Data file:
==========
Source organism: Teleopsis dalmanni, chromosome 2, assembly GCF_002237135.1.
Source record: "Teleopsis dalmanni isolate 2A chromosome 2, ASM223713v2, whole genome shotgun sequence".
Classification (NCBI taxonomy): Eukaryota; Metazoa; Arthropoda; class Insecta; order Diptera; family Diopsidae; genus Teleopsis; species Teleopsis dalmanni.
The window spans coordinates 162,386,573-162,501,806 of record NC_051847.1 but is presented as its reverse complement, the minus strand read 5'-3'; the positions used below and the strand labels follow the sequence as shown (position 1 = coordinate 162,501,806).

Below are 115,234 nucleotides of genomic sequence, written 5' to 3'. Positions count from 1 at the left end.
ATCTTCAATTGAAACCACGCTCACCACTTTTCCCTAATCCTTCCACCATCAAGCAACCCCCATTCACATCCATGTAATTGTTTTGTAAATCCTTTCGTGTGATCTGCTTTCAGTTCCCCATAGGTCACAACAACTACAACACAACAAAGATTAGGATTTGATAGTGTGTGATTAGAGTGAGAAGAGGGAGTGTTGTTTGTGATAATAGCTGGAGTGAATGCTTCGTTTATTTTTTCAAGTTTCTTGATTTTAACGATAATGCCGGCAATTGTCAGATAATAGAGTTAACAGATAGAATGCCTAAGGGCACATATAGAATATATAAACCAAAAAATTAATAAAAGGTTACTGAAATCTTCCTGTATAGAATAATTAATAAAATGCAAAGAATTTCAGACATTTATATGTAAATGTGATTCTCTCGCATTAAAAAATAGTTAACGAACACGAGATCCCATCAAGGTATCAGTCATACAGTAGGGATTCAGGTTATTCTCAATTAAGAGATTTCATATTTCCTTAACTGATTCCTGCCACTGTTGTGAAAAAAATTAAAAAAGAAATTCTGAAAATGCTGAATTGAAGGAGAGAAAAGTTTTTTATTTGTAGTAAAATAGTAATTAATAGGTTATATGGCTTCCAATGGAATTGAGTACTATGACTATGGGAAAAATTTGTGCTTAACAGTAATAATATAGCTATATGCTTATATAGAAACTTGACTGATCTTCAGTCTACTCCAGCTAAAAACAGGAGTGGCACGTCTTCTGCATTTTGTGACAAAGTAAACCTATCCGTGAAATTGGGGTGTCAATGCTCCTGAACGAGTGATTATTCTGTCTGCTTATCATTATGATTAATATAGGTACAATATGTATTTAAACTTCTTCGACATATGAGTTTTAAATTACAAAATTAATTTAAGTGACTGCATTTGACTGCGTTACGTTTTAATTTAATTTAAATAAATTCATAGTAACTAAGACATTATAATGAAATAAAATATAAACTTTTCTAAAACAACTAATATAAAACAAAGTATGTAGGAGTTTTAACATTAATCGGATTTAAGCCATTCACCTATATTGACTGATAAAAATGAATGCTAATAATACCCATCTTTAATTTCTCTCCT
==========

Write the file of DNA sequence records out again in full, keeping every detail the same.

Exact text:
Source organism: Teleopsis dalmanni, chromosome 2, assembly GCF_002237135.1.
Source record: "Teleopsis dalmanni isolate 2A chromosome 2, ASM223713v2, whole genome shotgun sequence".
Classification (NCBI taxonomy): Eukaryota; Metazoa; Arthropoda; class Insecta; order Diptera; family Diopsidae; genus Teleopsis; species Teleopsis dalmanni.
The window spans coordinates 162,386,573-162,501,806 of record NC_051847.1 but is presented as its reverse complement, the minus strand read 5'-3'; the positions used below and the strand labels follow the sequence as shown (position 1 = coordinate 162,501,806).

Below are 115,234 nucleotides of genomic sequence, written 5' to 3'. Positions count from 1 at the left end.
ATCTTCAATTGAAACCACGCTCACCACTTTTCCCTAATCCTTCCACCATCAAGCAACCCCCATTCACATCCATGTAATTGTTTTGTAAATCCTTTCGTGTGATCTGCTTTCAGTTCCCCATAGGTCACAACAACTACAACACAACAAAGATTAGGATTTGATAGTGTGTGATTAGAGTGAGAAGAGGGAGTGTTGTTTGTGATAATAGCTGGAGTGAATGCTTCGTTTATTTTTTCAAGTTTCTTGATTTTAACGATAATGCCGGCAATTGTCAGATAATAGAGTTAACAGATAGAATGCCTAAGGGCACATATAGAATATATAAACCAAAAAATTAATAAAAGGTTACTGAAATCTTCCTGTATAGAATAATTAATAAAATGCAAAGAATTTCAGACATTTATATGTAAATGTGATTCTCTCGCATTAAAAAATAGTTAACGAACACGAGATCCCATCAAGGTATCAGTCATACAGTAGGGATTCAGGTTATTCTCAATTAAGAGATTTCATATTTCCTTAACTGATTCCTGCCACTGTTGTGAAAAAAATTAAAAAAGAAATTCTGAAAATGCTGAATTGAAGGAGAGAAAAGTTTTTTATTTGTAGTAAAATAGTAATTAATAGGTTATATGGCTTCCAATGGAATTGAGTACTATGACTATGGGAAAAATTTGTGCTTAACAGTAATAATATAGCTATATGCTTATATAGAAACTTGACTGATCTTCAGTCTACTCCAGCTAAAAACAGGAGTGGCACGTCTTCTGCATTTTGTGACAAAGTAAACCTATCCGTGAAATTGGGGTGTCAATGCTCCTGAACGAGTGATTATTCTGTCTGCTTATCATTATGATTAATATAGGTACAATATGTATTTAAACTTCTTCGACATATGAGTTTTAAATTACAAAATTAATTTAAGTGACTGCATTTGACTGCGTTACGTTTTAATTTAATTTAAATAAATTCATAGTAACTAAGACATTATAATGAAATAAAATATAAACTTTTCTAAAACAACTAATATAAAACAAAGTATGTAGGAGTTTTAACATTAATCGGATTTAAGCCATTCACCTATATTGACTGATAAAAATGAATGCTAATAATACCCATCTTTAATTTCTCTCCT